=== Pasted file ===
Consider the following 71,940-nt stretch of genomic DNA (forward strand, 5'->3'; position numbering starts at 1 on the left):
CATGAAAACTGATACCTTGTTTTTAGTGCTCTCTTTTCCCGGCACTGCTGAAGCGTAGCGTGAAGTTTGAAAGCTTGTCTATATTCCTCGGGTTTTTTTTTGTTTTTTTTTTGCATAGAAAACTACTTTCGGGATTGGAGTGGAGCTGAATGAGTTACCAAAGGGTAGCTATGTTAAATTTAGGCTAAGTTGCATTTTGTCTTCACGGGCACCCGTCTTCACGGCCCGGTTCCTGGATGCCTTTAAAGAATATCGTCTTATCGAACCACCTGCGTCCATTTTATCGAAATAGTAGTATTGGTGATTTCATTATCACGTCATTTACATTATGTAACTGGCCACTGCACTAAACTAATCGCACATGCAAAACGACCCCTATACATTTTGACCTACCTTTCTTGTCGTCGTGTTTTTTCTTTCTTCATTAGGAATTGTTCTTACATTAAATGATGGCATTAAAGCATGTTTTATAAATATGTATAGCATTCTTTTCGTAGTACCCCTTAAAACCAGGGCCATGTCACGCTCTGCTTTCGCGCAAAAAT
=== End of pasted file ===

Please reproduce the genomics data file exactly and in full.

Consider the following 71,940-nt stretch of genomic DNA (forward strand, 5'->3'; position numbering starts at 1 on the left):
CATGAAAACTGATACCTTGTTTTTAGTGCTCTCTTTTCCCGGCACTGCTGAAGCGTAGCGTGAAGTTTGAAAGCTTGTCTATATTCCTCGGGTTTTTTTTTGTTTTTTTTTTGCATAGAAAACTACTTTCGGGATTGGAGTGGAGCTGAATGAGTTACCAAAGGGTAGCTATGTTAAATTTAGGCTAAGTTGCATTTTGTCTTCACGGGCACCCGTCTTCACGGCCCGGTTCCTGGATGCCTTTAAAGAATATCGTCTTATCGAACCACCTGCGTCCATTTTATCGAAATAGTAGTATTGGTGATTTCATTATCACGTCATTTACATTATGTAACTGGCCACTGCACTAAACTAATCGCACATGCAAAACGACCCCTATACATTTTGACCTACCTTTCTTGTCGTCGTGTTTTTTCTTTCTTCATTAGGAATTGTTCTTACATTAAATGATGGCATTAAAGCATGTTTTATAAATATGTATAGCATTCTTTTCGTAGTACCCCTTAAAACCAGGGCCATGTCACGCTCTGCTTTCGCGCAAAAAT